Muckrakers In The 20th Century

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At the turn of the twentieth century a new part of America’s political culture was beginning to emerge due to the country’s advances in technology and specifically in the creation of mass magazine publications. These publications were able to reach largely the country’s growing middle class. These journalists soon noticed that their readers’ yearned for magazine articles that investigated the numerous dilemmas that plagued the American society at that time. The ground breaking journalists were labeled as “muckrakers” by President Roosevelt and often became a source of controversy within America’s political culture. Most muckrakers used their skills of descriptive writing to paint vivid and disturbing pictures of the lives many Americans were…show more content…
Many of the people that read these magazine articles could not begin to imagine the conditions that the lower class were having to work and live in. The journalists would describe the most horrid conditions possible in order to promote the change that they felt was necessary. In Jacob Riss’ article he describes how the dwellings that these unfortunate people had to live in caused countless deaths that could have been avoided. According to Riss, “With the first hot nights in June police dispatches, that record the killing of men and women by rolling of roofs and window-sills while asleep, announce that the time of greatest suffering among the poor is at hand.” (Riss Source 1). The previous quote shows that the tenement buildings that was popular housing for the lower class would become so unbearably hot that people would have to resort to sleeping in the most dangerous of places to find cooling relief from the poorly constructed structure. This journalist was trying to promote reform of the building codes for the tenement structures to create better living conditions for the lower class citizens. Another journalist described the unsettling conditions that children would have to work in that caused pain and suffering even to an adult. In John Sprago’s “The Bitter Cry of the Children” he gives his…show more content…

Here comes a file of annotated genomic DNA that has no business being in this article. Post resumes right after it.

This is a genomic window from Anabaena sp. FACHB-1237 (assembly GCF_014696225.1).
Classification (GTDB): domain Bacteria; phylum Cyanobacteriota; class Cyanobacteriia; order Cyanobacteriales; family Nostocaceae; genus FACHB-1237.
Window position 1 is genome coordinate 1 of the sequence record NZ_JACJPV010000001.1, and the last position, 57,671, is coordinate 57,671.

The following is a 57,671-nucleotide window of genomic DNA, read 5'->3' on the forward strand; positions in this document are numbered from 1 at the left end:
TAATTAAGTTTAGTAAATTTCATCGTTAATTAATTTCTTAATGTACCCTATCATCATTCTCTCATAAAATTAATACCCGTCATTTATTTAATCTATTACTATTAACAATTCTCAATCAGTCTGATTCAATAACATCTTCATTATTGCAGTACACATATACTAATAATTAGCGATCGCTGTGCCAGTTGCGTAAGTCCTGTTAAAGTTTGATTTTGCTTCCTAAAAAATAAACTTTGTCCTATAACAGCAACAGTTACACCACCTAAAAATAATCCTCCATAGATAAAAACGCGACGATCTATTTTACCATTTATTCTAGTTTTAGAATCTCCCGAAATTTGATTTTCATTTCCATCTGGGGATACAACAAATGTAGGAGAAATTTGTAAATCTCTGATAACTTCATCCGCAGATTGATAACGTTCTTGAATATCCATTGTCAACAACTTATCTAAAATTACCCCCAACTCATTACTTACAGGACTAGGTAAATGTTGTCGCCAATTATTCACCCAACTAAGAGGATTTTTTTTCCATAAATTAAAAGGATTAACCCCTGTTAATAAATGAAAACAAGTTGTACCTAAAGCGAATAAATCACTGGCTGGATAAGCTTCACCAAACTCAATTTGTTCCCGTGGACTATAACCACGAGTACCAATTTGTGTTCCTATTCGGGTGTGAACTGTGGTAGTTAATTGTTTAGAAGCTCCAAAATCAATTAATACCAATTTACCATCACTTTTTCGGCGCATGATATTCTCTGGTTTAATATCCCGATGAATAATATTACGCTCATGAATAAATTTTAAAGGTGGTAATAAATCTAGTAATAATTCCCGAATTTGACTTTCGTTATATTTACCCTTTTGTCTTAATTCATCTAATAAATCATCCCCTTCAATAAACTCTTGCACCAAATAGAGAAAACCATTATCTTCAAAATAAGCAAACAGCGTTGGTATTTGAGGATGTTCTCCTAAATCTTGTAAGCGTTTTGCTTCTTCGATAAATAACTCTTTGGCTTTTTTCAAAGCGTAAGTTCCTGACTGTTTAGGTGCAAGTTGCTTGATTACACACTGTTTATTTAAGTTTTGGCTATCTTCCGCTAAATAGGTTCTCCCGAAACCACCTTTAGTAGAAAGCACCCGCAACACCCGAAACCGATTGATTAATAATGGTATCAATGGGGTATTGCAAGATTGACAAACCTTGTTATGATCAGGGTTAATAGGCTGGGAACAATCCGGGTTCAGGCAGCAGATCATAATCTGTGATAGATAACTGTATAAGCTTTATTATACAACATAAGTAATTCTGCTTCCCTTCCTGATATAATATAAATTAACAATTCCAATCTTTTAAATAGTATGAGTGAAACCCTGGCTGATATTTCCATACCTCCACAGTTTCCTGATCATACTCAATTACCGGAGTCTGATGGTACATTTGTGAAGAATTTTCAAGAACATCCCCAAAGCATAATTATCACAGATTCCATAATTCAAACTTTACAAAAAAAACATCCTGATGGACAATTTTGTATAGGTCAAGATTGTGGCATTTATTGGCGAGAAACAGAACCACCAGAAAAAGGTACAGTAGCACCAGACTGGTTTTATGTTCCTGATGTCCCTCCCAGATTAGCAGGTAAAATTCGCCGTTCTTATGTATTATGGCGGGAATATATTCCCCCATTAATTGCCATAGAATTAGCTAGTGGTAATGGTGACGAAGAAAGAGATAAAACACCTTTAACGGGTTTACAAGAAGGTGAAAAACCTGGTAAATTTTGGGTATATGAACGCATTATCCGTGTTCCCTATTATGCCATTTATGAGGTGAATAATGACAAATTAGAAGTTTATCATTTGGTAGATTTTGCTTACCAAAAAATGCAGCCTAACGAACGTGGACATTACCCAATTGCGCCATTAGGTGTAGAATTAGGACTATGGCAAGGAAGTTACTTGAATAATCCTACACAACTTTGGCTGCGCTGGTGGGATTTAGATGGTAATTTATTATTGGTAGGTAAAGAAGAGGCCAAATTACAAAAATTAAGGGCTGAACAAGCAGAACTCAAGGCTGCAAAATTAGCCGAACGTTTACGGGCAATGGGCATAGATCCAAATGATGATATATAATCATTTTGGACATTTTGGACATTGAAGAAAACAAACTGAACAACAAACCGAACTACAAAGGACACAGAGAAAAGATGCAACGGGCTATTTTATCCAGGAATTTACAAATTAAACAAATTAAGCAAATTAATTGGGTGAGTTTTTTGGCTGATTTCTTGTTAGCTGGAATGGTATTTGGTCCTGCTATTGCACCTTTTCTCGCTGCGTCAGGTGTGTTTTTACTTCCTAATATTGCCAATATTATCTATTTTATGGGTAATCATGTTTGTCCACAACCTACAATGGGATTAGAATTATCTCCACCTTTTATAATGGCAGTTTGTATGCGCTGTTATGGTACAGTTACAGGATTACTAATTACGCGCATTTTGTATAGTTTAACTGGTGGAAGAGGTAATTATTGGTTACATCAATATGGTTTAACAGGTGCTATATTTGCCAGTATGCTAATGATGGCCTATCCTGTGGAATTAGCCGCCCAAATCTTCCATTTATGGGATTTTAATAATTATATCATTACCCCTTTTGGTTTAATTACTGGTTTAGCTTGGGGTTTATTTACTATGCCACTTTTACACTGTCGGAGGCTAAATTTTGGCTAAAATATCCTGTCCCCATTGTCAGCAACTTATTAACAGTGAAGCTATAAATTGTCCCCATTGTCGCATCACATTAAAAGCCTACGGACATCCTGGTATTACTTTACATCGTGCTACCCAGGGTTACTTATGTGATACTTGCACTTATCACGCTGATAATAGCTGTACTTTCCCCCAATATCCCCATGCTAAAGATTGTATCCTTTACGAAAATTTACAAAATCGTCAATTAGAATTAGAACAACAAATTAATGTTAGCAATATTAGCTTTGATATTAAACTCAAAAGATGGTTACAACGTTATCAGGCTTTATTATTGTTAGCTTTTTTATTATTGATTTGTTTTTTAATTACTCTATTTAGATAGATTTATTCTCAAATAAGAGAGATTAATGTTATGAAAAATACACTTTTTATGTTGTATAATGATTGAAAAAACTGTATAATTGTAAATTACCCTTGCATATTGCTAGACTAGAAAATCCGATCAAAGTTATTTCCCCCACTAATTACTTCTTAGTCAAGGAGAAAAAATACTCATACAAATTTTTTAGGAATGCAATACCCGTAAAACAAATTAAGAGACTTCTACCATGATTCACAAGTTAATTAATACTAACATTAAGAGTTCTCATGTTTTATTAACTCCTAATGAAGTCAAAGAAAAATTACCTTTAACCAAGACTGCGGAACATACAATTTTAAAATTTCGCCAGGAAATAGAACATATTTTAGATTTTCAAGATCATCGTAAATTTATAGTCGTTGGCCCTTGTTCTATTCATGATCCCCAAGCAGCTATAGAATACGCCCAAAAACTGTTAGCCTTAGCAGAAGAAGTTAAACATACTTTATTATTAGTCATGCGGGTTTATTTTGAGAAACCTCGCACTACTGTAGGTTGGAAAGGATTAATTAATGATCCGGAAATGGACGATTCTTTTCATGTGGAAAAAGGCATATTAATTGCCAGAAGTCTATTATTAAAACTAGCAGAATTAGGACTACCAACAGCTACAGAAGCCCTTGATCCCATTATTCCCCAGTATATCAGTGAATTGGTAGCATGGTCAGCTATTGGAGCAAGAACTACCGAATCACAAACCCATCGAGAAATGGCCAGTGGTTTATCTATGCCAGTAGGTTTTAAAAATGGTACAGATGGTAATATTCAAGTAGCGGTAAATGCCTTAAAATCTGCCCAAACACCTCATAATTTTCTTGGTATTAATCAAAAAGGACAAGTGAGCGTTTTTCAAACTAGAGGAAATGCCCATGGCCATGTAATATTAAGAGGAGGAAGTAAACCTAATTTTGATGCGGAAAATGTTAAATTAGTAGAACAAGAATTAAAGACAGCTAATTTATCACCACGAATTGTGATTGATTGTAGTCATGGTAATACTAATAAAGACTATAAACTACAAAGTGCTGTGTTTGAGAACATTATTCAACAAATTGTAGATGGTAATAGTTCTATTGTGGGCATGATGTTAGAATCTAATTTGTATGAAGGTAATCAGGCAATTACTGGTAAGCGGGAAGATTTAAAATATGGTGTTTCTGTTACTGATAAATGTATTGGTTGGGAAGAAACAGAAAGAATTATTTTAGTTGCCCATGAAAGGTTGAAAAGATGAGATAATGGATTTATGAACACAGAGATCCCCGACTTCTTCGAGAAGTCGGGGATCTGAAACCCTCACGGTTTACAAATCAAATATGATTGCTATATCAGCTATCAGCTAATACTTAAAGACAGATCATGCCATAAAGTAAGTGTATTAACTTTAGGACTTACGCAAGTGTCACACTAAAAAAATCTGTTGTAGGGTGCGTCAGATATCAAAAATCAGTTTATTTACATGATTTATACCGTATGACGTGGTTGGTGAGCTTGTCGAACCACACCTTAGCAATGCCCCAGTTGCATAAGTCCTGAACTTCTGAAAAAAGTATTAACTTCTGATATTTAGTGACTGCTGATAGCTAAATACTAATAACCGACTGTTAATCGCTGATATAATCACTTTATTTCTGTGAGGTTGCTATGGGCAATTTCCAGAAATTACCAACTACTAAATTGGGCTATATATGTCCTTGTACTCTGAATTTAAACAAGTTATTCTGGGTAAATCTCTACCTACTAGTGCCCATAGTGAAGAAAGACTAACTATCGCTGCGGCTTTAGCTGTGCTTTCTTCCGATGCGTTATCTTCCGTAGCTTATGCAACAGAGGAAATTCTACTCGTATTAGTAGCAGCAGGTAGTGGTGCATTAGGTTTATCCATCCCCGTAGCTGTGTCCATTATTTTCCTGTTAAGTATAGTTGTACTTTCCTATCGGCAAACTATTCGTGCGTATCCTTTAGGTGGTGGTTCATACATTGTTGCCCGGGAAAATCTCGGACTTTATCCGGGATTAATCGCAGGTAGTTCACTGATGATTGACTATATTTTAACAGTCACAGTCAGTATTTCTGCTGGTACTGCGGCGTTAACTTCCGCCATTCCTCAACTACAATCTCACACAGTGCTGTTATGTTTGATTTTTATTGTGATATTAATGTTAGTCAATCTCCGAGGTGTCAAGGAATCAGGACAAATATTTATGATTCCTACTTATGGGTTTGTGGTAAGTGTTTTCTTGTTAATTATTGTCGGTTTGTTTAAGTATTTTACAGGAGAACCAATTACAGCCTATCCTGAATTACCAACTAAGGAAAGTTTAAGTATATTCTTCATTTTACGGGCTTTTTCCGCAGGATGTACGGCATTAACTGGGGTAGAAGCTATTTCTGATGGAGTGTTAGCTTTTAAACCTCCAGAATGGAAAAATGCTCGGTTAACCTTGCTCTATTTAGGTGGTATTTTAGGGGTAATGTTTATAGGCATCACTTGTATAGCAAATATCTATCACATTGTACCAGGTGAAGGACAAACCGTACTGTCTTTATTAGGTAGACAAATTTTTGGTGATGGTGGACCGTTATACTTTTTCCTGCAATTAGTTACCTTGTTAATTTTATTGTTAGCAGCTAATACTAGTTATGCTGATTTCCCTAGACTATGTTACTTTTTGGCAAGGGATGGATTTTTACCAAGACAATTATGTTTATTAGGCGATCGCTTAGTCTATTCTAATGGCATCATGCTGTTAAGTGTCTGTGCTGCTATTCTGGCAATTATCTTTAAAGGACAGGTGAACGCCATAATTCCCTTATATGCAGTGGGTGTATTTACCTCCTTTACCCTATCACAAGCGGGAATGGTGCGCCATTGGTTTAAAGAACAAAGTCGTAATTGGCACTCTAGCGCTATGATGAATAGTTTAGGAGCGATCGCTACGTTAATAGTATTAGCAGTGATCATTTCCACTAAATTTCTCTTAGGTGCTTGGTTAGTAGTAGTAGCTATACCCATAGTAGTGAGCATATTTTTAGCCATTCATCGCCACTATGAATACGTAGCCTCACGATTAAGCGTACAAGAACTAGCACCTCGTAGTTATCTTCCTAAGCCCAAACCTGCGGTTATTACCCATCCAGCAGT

However, some people believed that the only way that people would begin to support the muckrakers call for change was if their writings were true and not embellished. The most famous of these people was President Theodore Roosevelt and he was a strong advocate for the change in society, but he believed it had to be a movement based on truth. President Roosevelt stated, “I hail as a benefactor every writer or speaker, every man who, on the platform or in a book, magazine, or newspaper, with merciless severity makes such attack, provided always that he in his turn remembers that the attack is of use only if it is absolutely truthful. The liar is no whit better than the thief,” (Roosevelt Source 5). President Roosevelt is promoting the need for attacks on the people and institutions responsible for the country’s problems, but under the circumstances that the allegations are completely truthful. President Roosevelt goes on to explain that if the attacker is untruthful, he is then no better than the people who are responsible for the problems. Lincoln Steffens suggested reforming politics completely and making it into either a sport or profession. According to Steffens, “But don’t try to reform politics with the banker, the lawyer, and the dry-goods merchant, for these are business men and there are two great hindrances to their achievement of
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